Strategy and leadership

Our strategic plan sets out the five main areas, from the 'global to the local', in which ODI aims to make a difference.

ODI strategic plan front coverAs major global summits on the Sustainable Development goals, financing development, climate change and the humanitarian architecture shape the future of international development, here's how we'll respond to the challenges ahead.

Our five strategic priorities

  • Eradicating absolute poverty and equalising opportunity
  • Promoting effective action on climate change and managing resources sustainably
  • Protecting people threatened by conflict, disasters and insecurity
  • Building accountable and inclusive institutions
  • Increasing productivity and creating jobs through transformative growth


A change in focus

  • The growing focus on global public goods like climate change mitigation, and the decreasing relevance of categories like 'the global south', mean that we will work increasingly on policy in developed countries as well as ‘developing’ countries.
  • As private investment becomes ever more important in development finance, we will increase our engagement with private sector actors to promote sustainable development and poverty reduction.
  • We will focus increasingly beyond the ‘aid’ debate, seeking to promote solutions to global development through influencing rules, policies and practice in areas such as tax, trade, migration, climate change and global governance in ways that benefit the poorest people.

To find out more, download the ODI strategic plan 2014-2017.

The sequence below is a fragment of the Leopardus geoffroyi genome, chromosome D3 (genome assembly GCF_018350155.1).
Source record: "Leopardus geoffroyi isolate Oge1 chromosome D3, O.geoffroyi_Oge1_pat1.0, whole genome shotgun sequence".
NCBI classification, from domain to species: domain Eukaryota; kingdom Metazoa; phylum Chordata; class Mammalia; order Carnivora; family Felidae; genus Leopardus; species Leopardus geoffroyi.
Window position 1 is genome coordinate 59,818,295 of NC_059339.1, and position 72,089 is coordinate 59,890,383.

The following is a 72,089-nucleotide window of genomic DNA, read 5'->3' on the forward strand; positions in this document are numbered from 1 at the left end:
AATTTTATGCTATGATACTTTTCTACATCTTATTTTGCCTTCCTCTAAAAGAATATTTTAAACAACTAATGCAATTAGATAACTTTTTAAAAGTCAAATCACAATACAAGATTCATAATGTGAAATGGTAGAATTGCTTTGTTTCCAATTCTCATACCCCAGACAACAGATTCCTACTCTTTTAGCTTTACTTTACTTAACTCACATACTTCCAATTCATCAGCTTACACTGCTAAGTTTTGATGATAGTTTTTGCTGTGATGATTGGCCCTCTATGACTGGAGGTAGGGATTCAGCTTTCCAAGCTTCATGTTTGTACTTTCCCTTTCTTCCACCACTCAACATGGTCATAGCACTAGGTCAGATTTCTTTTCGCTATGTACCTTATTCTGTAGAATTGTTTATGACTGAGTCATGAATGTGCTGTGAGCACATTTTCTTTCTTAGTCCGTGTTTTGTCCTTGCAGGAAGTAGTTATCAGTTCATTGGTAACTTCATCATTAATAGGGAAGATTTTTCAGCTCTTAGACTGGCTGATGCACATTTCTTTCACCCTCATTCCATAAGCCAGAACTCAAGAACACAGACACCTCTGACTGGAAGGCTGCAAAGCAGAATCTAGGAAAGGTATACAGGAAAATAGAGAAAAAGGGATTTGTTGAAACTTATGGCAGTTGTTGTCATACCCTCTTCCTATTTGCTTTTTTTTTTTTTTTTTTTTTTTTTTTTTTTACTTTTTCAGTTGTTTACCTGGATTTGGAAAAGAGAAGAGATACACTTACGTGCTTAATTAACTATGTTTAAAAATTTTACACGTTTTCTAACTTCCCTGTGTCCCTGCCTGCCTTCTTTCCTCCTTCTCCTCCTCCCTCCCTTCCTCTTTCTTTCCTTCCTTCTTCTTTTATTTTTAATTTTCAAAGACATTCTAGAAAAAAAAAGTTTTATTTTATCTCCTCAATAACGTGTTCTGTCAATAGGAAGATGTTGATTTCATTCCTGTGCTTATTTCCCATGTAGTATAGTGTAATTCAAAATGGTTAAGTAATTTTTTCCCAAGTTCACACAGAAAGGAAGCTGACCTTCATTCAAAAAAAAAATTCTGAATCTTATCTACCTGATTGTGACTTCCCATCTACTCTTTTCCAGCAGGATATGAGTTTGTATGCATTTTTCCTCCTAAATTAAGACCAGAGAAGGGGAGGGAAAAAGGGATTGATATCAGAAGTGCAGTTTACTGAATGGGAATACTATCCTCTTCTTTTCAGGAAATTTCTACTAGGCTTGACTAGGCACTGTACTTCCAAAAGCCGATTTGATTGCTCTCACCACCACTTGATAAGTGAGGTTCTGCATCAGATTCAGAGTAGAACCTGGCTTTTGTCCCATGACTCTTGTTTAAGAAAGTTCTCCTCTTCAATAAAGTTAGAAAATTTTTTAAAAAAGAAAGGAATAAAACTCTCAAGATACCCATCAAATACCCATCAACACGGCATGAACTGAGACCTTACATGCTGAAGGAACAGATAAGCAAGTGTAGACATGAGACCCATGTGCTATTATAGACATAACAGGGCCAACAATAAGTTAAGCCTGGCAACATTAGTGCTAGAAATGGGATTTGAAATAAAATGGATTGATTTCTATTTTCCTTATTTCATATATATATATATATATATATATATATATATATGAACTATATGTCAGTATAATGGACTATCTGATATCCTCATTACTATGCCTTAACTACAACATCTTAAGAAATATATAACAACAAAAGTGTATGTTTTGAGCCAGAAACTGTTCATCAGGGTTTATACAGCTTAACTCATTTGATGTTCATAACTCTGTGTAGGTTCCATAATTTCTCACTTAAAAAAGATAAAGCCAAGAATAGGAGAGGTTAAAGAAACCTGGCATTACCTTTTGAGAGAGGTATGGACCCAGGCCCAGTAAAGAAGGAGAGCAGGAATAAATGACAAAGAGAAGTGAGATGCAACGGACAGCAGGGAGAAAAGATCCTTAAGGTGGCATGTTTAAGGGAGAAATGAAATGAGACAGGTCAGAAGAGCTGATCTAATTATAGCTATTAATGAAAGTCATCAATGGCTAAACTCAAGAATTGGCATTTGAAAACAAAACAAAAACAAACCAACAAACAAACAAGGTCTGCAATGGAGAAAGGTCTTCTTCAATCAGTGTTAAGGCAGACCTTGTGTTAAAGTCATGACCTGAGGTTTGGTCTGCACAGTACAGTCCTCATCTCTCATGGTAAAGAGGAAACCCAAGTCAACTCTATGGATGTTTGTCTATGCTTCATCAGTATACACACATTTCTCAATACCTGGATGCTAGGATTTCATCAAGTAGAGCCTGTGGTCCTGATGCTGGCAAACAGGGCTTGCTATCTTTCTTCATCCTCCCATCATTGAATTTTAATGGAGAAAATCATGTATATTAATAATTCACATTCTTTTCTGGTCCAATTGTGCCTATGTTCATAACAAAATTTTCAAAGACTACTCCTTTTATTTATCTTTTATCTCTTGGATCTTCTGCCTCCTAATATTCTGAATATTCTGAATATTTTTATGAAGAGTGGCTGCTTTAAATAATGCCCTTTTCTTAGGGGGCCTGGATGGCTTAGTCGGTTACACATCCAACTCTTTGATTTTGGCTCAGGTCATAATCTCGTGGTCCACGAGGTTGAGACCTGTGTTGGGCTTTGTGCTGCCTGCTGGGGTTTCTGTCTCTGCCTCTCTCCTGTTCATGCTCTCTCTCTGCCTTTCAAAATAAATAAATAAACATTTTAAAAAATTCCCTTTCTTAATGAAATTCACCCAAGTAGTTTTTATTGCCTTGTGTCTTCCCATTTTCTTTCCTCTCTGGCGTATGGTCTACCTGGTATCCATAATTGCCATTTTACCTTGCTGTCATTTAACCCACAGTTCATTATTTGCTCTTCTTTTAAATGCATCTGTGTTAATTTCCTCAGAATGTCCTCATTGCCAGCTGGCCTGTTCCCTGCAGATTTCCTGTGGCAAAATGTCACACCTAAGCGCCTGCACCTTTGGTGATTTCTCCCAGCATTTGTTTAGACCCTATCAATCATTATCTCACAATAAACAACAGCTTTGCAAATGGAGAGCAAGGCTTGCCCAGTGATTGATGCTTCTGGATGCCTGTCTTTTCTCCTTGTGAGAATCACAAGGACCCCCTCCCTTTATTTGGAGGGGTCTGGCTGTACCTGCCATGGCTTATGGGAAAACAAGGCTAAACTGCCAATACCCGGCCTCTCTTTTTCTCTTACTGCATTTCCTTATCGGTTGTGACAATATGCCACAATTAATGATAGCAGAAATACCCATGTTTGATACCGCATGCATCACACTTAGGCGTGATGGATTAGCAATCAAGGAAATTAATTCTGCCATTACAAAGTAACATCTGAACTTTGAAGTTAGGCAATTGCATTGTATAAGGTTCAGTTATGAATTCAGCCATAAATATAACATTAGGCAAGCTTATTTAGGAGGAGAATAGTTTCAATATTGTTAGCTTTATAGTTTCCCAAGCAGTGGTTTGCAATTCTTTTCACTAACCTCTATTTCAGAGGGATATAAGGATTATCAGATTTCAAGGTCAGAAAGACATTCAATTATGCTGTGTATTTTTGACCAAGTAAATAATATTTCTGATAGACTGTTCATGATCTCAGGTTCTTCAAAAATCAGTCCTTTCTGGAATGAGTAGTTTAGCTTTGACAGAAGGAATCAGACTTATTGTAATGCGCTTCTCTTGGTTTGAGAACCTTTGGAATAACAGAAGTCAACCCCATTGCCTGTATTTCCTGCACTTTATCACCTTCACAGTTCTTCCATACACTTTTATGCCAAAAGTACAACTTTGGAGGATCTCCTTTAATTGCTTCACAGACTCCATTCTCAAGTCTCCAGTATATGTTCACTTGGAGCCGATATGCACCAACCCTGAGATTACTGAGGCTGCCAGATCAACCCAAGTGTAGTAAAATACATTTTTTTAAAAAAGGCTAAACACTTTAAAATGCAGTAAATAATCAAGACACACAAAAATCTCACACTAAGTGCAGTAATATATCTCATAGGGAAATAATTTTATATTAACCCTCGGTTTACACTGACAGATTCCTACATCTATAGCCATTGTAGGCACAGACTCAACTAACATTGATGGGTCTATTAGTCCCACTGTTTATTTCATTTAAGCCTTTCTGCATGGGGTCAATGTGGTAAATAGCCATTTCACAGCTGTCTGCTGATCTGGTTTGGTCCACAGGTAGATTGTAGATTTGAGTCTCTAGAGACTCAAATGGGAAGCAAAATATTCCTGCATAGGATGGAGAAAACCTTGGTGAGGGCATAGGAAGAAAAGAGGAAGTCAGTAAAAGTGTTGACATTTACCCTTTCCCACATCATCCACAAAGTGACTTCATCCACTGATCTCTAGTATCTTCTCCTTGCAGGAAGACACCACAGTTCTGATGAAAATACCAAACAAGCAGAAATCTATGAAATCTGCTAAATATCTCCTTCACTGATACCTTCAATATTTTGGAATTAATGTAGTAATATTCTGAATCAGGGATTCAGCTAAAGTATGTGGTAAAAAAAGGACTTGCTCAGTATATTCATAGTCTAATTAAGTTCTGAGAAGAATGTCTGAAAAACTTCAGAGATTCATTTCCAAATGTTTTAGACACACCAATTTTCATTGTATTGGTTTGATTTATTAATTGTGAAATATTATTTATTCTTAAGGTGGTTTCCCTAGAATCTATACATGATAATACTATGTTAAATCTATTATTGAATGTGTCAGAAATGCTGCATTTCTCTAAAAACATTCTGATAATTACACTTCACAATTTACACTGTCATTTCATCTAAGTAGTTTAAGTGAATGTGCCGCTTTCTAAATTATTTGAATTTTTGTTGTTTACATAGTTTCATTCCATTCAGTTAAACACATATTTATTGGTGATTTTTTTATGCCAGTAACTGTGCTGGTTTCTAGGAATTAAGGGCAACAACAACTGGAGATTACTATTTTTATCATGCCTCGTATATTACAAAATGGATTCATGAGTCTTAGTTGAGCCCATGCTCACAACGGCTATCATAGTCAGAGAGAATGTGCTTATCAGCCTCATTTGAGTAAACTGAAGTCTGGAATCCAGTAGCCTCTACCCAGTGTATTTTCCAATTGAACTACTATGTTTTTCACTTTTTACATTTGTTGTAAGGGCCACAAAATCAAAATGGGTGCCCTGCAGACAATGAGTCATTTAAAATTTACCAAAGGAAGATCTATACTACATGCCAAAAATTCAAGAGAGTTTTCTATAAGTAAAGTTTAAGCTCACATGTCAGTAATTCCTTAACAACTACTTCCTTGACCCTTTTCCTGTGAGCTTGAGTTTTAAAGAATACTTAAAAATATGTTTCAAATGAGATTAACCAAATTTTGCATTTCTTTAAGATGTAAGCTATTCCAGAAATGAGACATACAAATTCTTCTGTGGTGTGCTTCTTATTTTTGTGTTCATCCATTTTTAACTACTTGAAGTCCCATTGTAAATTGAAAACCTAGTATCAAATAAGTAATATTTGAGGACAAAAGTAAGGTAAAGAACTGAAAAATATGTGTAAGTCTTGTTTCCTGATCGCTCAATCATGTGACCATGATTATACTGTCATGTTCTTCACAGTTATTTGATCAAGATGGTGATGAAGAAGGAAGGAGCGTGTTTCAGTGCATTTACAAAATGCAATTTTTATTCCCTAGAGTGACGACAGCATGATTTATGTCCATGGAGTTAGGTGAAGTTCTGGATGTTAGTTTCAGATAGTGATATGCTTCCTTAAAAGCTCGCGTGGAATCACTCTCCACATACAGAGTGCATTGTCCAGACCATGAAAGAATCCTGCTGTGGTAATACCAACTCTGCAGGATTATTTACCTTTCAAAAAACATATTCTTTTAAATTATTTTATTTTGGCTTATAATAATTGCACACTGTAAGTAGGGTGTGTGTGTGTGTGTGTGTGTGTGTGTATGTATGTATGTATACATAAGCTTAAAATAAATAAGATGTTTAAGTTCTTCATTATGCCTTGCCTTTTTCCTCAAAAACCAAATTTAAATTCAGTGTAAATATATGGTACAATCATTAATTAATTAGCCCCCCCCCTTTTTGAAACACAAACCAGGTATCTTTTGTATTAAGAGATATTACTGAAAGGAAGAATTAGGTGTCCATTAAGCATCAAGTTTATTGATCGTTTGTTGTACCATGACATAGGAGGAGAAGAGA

Our Board

James Cameron - Chair, ODI Board

James Cameron, Chair

A lawyer by training, James is the non-executive chairman and co-founder of Climate Change Capital and has spent much of his legal career working on climate change matters. He is also a member of the WEF’s Agenda Council on Climate Change, a Trustee Member of the UK Green Building Council and the Carbon Disclosure Project, and a member of the Prime Minister’s Business Advisory Group and of the Green Investment Bank Commission.

Ann Grant

British Diplomat from 1971-2005, High Commissioner to South Africa 2000-2005. Vice Chairman Africa at Standard Chartered Bank, 2005-2014.

Isobel Hunter

Independent human resources consultant with a particular focus on international organisations in the not-for-profit and public sector.

Richard Laing

Richard has a number of non-executive roles across commercial organisations and NGOs, with a focus on developing countries. He was Chief Executive of CDC Group plc, the UK’s bilateral Development Finance Institution until 2011. Prior to this, he held positions at De La Rue plc in Brazil and the UK, latterly as Group Finance Director. He worked previously in agribusiness and at PricewaterhouseCoopers.

Elizabeth Ondaatje

Elizabeth is a public policy researcher. Formerly at the RAND Corporation, she has published widely on a range of issues. She currently serves on the Executive Committee of Human Rights Watch California Committee and on the Advisory Board of the Fulbright Scholars Enrichment Program.

Martin Tyler

Martin is Executive Director, Operations, at Asthma UK and has previously worked at a senior level in a number of international charities including Amnesty International, Christian Aid and the Fairtrade Foundation. He holds various other Trusteeships.

Sue Unsworth

Sue Unsworth (elected 2004) is a Principal with The Policy Practice. She was formerly Regional Director for Asia and subsequently Chief Governance Adviser at the Department for International Development. She has also been a Research Associate with the Governance Team at IDS, University of Sussex.

Stewart Wallis

Stewart Wallis is Executive Director of nef (new economics foundation). Prior to this he was at the World Bank before joining Oxfam as International Director in 1992.

Chris West

Chris West was appointed Director of the Shell Foundation in 2008. He has lived in both East and West Africa and has previously worked for DfID. Chris was involved in early discussions around the creation of the Shell Foundation and joined shortly after its launch in 2000 as Deputy Director. He also played a leading role in co-founding GroFin, which is now the leading provider of business development assistance and appropriate finance to start-up and growing small and medium sized enterprises in Africa.